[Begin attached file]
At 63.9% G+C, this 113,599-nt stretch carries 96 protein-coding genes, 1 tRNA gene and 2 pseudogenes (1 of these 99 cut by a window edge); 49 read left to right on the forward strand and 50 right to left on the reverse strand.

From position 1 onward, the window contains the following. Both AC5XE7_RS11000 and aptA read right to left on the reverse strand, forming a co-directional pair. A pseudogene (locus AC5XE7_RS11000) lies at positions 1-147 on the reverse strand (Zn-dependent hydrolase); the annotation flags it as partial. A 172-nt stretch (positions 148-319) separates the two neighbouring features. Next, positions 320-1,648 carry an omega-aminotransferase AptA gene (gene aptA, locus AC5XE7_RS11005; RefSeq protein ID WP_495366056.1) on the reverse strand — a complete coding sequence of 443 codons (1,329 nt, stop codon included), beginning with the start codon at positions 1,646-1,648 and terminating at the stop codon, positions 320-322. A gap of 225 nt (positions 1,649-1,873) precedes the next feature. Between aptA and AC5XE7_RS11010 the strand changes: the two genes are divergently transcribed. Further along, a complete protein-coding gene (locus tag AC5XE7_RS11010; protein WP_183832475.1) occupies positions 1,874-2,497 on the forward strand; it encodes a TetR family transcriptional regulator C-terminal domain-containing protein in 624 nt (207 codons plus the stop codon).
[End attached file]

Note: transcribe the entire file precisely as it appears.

At 63.9% G+C, this 113,599-nt stretch carries 96 protein-coding genes, 1 tRNA gene and 2 pseudogenes (1 of these 99 cut by a window edge); 49 read left to right on the forward strand and 50 right to left on the reverse strand.

From position 1 onward, the window contains the following. Both AC5XE7_RS11000 and aptA read right to left on the reverse strand, forming a co-directional pair. A pseudogene (locus AC5XE7_RS11000) lies at positions 1-147 on the reverse strand (Zn-dependent hydrolase); the annotation flags it as partial. A 172-nt stretch (positions 148-319) separates the two neighbouring features. Next, positions 320-1,648 carry an omega-aminotransferase AptA gene (gene aptA, locus AC5XE7_RS11005; RefSeq protein ID WP_495366056.1) on the reverse strand — a complete coding sequence of 443 codons (1,329 nt, stop codon included), beginning with the start codon at positions 1,646-1,648 and terminating at the stop codon, positions 320-322. A gap of 225 nt (positions 1,649-1,873) precedes the next feature. Between aptA and AC5XE7_RS11010 the strand changes: the two genes are divergently transcribed. Further along, a complete protein-coding gene (locus tag AC5XE7_RS11010; protein WP_183832475.1) occupies positions 1,874-2,497 on the forward strand; it encodes a TetR family transcriptional regulator C-terminal domain-containing protein in 624 nt (207 codons plus the stop codon).